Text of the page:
How Deep Space Nine’s Dominion War Nearly Wrecked Star Trek’s Utopia

How Deep Space Nine’s Dominion War Nearly Wrecked Star Trek’s Utopia

Star Trek likes to imagine itself as a franchise that is largely above conflict, but it is defined by it: and how its most idealized heroes in Starfleet and the Federation react to, and become shaped by it. While Trek’s history is littered with devastating battles, few conflicts hold a mirror to Star Trek quite like the bloodiest of them all—Deep Space Nine’s Dominion War.

As one of the most legendary moments in the conflict celebrated its anniversary earlier this week—marking the airing of “In the Pale Moonlight”, where Captain Sisko sells his soul to bring the Romulan Star Empire into the war on the Federation’s side—we’re taking a look back at the longest game a Star Trek show ever played in setting up what would become one of its most memorable arcs, and a story that would forever shape its legacy.

Early Days

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Although Federation-aligned and independent powers of the Alpha Quadrant had begun colonizing Gamma Quadrant holdings and engaging in trade with the region’s myriad beings almost as soon as the discovery of the Bajoran wormhole in 2369—the first stable wormhole discovered in the Milky Way Galaxy—it was not Starfleet, the Klingon Empire, the Cardassian Union, or the Romulan Star Empire, nor any of the major military powers of the Alpha Quadrant, that first received intelligence about the Dominion’s existence, but the Ferengi Alliance.

Operating in intelligence secured by the Grand Nagus Zek, the Ferengi successfully entered a trade agreement with a major mercantile faction of the Dominion in the Karemma, in an attempt to secure the Ferengi as a major economic power on the other side of the wormhole. But while their alliance with the Karemma was established, solid intel or interaction with the wider Dominion remained out of reach for the Alpha Quadrant powers beyond intelligence reports from trading Gamma Quadrant species: the Dominion was solidifying its own borders, securing new worlds, and conquering species while lying in wait.

First Contact

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Starfleet’s first formal contact with the Dominion set the stage for the scope of the war to come—but open conflict with the Dominion was still several years away. In 2370, after encountering the military arm of the Dominion in the Jem’Hadar, Commander Sisko, Deep Space Nine’s chief Starfleet administrator, and Quark were held hostage as Jem’Hadar forces destroyed multiple Alpha Quadrant colonies as a warning that the Gamma Quadrant was their territory. In an attempt to make a show of force of its own, Starfleet dispatched the Galaxy-Class starship Odyssey as well as several runabout shuttles on an expedition to recover Sisko.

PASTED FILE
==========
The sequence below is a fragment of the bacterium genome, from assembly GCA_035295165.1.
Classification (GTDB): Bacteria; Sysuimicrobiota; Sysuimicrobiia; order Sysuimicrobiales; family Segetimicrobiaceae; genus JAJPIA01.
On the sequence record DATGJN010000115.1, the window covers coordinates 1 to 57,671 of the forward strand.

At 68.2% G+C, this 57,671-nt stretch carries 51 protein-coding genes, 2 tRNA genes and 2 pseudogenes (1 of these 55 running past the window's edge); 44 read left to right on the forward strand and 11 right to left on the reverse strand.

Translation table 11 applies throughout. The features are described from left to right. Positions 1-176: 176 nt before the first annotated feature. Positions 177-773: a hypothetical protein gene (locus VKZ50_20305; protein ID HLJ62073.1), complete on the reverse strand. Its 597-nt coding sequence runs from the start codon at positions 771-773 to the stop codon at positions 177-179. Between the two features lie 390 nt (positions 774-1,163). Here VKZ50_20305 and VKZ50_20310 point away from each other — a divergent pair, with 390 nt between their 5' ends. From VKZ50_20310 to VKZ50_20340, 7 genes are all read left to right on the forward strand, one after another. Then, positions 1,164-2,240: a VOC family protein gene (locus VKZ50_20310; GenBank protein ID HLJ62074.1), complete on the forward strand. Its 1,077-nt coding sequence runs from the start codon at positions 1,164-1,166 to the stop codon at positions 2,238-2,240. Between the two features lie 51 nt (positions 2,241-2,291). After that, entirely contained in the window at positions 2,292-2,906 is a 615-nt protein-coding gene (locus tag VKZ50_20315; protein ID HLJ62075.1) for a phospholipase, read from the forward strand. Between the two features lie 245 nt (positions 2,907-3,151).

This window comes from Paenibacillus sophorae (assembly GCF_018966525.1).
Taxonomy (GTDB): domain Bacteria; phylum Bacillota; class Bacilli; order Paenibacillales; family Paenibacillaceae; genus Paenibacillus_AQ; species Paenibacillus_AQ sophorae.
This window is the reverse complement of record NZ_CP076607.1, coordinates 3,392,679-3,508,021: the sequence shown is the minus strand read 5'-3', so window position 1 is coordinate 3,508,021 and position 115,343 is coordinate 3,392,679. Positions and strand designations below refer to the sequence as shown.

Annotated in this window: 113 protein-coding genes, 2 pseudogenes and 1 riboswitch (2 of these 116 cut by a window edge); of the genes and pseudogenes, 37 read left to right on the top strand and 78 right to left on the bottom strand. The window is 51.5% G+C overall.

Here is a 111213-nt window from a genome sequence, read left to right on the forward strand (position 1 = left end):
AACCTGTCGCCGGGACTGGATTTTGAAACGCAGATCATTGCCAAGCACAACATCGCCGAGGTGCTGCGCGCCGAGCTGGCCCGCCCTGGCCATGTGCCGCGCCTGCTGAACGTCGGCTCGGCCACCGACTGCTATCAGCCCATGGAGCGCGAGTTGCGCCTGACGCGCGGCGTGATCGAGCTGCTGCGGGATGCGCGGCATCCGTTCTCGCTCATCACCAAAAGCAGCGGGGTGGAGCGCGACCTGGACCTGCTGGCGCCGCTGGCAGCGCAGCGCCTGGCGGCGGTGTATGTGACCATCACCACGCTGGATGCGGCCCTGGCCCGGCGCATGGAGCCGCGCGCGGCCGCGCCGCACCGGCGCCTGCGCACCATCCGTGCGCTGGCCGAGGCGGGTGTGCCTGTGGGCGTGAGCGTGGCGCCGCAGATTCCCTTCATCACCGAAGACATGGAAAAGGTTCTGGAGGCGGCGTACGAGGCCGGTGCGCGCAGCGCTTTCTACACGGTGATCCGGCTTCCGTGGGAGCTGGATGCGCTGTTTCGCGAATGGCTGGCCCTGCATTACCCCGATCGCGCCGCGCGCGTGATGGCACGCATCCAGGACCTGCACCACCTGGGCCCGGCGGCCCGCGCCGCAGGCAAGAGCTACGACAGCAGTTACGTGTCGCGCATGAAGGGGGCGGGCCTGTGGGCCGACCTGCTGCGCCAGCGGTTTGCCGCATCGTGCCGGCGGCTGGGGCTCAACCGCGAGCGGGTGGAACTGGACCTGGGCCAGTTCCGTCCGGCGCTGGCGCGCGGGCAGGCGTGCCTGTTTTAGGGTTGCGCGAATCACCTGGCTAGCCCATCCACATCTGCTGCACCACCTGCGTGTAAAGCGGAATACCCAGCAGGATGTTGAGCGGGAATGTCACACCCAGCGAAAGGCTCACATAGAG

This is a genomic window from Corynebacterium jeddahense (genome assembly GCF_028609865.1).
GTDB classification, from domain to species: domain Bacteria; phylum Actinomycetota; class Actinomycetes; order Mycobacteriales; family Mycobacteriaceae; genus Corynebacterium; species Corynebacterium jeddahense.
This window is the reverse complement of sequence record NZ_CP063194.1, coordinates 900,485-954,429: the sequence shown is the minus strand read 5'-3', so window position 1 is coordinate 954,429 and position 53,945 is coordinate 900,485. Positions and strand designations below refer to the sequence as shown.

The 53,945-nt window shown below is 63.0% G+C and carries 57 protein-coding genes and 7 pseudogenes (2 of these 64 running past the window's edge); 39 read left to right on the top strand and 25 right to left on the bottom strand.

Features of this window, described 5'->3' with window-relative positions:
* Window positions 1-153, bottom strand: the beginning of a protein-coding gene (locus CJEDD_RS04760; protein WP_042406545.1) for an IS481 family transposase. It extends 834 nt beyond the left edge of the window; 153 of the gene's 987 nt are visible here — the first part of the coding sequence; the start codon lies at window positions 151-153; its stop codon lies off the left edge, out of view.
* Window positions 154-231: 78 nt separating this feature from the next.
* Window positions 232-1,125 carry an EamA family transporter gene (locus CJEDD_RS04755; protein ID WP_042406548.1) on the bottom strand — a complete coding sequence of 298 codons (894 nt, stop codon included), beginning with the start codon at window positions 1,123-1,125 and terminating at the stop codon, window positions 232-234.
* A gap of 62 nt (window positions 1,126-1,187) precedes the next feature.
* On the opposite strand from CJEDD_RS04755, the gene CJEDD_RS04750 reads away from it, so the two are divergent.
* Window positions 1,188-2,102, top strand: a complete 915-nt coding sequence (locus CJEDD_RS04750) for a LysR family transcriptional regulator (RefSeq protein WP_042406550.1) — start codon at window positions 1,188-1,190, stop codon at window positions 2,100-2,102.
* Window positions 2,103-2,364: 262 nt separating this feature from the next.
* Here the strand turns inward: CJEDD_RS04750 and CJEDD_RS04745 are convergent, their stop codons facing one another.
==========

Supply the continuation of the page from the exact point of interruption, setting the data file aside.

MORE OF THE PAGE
Although Sisko was rescued, the show of force didn’t work. Immediately engaging with Starfleet, the Jem’Hadar’s technology proved more than a match for the Federation’s, with the Odyssey unable to damage the Dominion attack ships. They were no match for the Jem’Hadar’s ruthless tactics either, when the Odyssey was destroyed in a suicide run during the engagement. Sisko and the survivors were left to return to the Alpha Quadrant with a warning: the Federation had no idea what hell it had just unleashed.

A Cold War Begins

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The destruction of the Odyssey did not mark the beginning of open conflict, but sparked realizations on both sides of the wormhole— a Dominion invasion of the Alpha Quadrant was not a hypothetical, but an inevitability. The Dominion began establishing simulations for how the various Alpha Quadrant powers would react to a potential Dominion encroachment beyond the Gamma Quadrant. Meanwhile, Starfleet entered production on the first explicitly designed warship in its fleets, the Defiant-class escort, stationing the first of its kind at Deep Space Nine, right at the wormhole’s entrance.

Deep Space Nine itself became the center of Starfleet’s plans for an early military footing. The Federation’s presence on the station was increasingly militarized even beyond the Defiant’s stationing there, fortifying the station with increased defenses, and the establishment of a series of relays and listening posts on the other side of the wormhole as an advanced warning system. However, beyond the military might of its Jem’Hadar forces, the Dominion had another trick up its sleeve: a quasi-intelligence branch of changeling agents, preparing to infiltrate branches of each Alpha Quadrant power.

The Fall of the Obsidian Order

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The Alpha Quadrant’s own intelligence agencies attempted to combat changeling subterfuge with increased security sweeps and detection, but the Dominion pivoted its earliest infiltrations at two intelligence targets in particular: the Romulan Tal Shiar, and the Cardassian Obsidian Order. Spurred by the discovery of a plan by Cardassian intelligence to assault the changeling homeworld, Dominion operatives lured the Obsidian Order and Tal Shiar into a joint operation in the Omarion Nebula in 2371—where a massive force of Jem’Hadar ships decimated the Cardassian-Romulan task force.